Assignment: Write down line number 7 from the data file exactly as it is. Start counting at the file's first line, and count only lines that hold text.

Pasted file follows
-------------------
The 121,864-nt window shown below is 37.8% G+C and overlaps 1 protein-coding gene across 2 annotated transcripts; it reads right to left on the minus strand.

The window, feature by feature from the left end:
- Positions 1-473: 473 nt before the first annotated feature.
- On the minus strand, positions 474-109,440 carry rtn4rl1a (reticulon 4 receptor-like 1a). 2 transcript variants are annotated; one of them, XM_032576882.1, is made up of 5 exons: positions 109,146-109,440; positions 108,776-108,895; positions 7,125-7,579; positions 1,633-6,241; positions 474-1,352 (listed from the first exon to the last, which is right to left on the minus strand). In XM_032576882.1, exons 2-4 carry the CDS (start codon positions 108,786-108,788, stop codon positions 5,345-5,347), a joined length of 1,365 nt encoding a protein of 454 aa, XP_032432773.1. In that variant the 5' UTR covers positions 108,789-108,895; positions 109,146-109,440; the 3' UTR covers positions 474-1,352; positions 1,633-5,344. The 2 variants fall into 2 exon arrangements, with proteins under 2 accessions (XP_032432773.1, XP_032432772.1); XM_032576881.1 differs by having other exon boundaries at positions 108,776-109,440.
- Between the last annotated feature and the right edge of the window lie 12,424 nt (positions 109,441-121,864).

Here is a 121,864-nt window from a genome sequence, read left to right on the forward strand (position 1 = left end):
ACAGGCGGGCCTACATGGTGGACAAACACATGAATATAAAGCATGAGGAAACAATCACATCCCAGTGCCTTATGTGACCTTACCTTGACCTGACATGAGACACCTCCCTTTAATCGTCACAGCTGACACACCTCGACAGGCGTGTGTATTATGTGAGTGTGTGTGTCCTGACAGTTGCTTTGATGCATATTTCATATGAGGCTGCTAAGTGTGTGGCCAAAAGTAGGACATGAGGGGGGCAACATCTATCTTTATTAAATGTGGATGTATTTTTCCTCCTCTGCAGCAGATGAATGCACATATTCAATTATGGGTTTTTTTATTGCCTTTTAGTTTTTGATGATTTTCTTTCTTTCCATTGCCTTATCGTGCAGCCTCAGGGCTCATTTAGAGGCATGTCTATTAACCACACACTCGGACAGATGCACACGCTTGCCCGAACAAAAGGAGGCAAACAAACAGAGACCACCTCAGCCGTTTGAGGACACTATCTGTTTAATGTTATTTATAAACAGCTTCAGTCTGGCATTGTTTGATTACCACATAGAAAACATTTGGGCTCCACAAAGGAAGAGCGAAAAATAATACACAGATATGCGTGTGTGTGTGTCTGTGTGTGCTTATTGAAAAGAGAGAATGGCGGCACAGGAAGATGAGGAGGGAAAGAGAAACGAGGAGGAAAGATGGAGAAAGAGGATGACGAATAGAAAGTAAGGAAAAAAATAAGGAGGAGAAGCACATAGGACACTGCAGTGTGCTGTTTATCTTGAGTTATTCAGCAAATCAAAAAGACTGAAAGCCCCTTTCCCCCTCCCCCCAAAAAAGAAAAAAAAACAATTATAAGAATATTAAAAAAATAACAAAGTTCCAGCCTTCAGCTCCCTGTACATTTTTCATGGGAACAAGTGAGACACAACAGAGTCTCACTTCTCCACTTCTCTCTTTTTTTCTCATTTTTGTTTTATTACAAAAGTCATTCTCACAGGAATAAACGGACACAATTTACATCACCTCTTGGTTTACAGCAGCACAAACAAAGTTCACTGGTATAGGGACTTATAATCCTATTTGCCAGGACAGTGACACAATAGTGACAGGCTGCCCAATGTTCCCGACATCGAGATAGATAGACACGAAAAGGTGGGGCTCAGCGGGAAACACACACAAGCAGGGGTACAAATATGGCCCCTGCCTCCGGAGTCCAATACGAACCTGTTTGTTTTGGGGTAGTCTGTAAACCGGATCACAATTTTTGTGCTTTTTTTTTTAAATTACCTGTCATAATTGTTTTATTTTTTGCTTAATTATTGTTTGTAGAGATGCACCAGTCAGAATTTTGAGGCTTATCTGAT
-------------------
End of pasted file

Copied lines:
ACAGGCGGGCCTACATGGTGGACAAACACATGAATATAAAGCATGAGGAAACAATCACATCCCAGTGCCTTATGTGACCTTACCTTGACCTGACATGAGACACCTCCCTTTAATCGTCACAGCTGACACACCTCGACAGGCGTGTGTATTATGTGAGTGTGTGTGTCCTGACAGTTGCTTTGATGCATATTTCATATGAGGCTGCTAAGTGTGTGGCCAAAAGTAGGACATGAGGGGGGCAACATCTATCTTTATTAAATGTGGATGTATTTTTCCTCCTCTGCAGCAGATGAATGCACATATTCAATTATGGGTTTTTTTATTGCCTTTTAGTTTTTGATGATTTTCTTTCTTTCCATTGCCTTATCGTGCAGCCTCAGGGCTCATTTAGAGGCATGTCTATTAACCACACACTCGGACAGATGCACACGCTTGCCCGAACAAAAGGAGGCAAACAAACAGAGACCACCTCAGCCGTTTGAGGACACTATCTGTTTAATGTTATTTATAAACAGCTTCAGTCTGGCATTGTTTGATTACCACATAGAAAACATTTGGGCTCCACAAAGGAAGAGCGAAAAATAATACACAGATATGCGTGTGTGTGTGTCTGTGTGTGCTTATTGAAAAGAGAGAATGGCGGCACAGGAAGATGAGGAGGGAAAGAGAAACGAGGAGGAAAGATGGAGAAAGAGGATGACGAATAGAAAGTAAGGAAAAAAATAAGGAGGAGAAGCACATAGGACACTGCAGTGTGCTGTTTATCTTGAGTTATTCAGCAAATCAAAAAGACTGAAAGCCCCTTTCCCCCTCCCCCCAAAAAAGAAAAAAAAACAATTATAAGAATATTAAAAAAATAACAAAGTTCCAGCCTTCAGCTCCCTGTACATTTTTCATGGGAACAAGTGAGACACAACAGAGTCTCACTTCTCCACTTCTCTCTTTTTTTCTCATTTTTGTTTTATTACAAAAGTCATTCTCACAGGAATAAACGGACACAATTTACATCACCTCTTGGTTTACAGCAGCACAAACAAAGTTCACTGGTATAGGGACTTATAATCCTATTTGCCAGGACAGTGACACAATAGTGACAGGCTGCCCAATGTTCCCGACATCGAGATAGATAGACACGAAAAGGTGGGGCTCAGCGGGAAACACACACAAGCAGGGGTACAAATATGGCCCCTGCCTCCGGAGTCCAATACGAACCTGTTTGTTTTGGGGTAGTCTGTAAACCGGATCACAATTTTTGTGCTTTTTTTTTTAAATTACCTGTCATAATTGTTTTATTTTTTGCTTAATTATTGTTTGTAGAGATGCACCAGTCAGAATTTTGAGGCTTATCTGAT